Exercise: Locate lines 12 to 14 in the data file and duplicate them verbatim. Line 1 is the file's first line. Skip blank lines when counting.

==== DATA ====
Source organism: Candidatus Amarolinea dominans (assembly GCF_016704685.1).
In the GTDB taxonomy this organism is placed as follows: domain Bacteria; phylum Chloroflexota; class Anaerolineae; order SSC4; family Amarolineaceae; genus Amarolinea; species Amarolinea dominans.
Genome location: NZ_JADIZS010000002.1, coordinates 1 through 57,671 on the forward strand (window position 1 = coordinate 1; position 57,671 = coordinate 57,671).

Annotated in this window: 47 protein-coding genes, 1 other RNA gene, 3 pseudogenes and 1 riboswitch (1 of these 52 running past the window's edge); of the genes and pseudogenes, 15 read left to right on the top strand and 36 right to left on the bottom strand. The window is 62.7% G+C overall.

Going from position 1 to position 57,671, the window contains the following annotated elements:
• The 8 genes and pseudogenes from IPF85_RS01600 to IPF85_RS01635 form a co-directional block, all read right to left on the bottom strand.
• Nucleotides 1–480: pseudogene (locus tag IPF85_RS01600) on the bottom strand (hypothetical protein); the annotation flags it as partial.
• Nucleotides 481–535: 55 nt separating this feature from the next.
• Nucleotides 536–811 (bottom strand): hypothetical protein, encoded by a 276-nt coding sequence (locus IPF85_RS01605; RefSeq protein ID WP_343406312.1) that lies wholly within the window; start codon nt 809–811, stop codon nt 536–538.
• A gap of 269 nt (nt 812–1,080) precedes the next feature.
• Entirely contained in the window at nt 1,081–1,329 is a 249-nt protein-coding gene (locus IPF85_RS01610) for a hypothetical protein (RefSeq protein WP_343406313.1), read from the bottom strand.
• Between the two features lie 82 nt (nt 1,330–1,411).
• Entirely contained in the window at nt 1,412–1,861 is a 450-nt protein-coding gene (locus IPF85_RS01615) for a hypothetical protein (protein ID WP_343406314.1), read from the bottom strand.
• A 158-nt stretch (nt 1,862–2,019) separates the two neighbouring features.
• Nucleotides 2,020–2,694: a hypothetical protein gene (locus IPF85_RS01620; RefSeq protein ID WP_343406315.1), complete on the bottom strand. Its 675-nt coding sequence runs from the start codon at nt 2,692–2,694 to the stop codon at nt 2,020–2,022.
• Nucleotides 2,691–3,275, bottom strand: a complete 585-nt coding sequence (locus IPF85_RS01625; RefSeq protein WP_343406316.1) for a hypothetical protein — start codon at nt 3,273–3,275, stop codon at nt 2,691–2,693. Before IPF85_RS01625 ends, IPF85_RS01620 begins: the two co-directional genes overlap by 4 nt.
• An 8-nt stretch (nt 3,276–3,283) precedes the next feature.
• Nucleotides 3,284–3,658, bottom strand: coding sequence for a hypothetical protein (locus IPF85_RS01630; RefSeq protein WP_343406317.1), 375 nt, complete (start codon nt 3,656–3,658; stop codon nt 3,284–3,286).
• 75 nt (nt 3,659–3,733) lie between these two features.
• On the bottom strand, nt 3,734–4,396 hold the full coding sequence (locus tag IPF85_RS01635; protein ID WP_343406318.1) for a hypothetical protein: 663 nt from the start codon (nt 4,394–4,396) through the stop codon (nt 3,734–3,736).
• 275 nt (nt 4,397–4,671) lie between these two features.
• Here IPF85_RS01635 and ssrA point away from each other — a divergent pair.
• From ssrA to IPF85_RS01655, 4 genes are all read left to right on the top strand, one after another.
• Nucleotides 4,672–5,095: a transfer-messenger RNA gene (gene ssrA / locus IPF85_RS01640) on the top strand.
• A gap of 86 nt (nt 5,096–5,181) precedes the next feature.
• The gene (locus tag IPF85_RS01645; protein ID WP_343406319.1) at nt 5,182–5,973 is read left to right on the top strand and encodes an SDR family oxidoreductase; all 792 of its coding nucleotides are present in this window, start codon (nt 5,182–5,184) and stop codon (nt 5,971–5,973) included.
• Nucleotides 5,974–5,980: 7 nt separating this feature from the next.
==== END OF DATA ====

• Between the two features lie 82 nt (nt 1,330–1,411).
• Entirely contained in the window at nt 1,412–1,861 is a 450-nt protein-coding gene (locus IPF85_RS01615) for a hypothetical protein (protein ID WP_343406314.1), read from the bottom strand.
• A 158-nt stretch (nt 1,862–2,019) separates the two neighbouring features.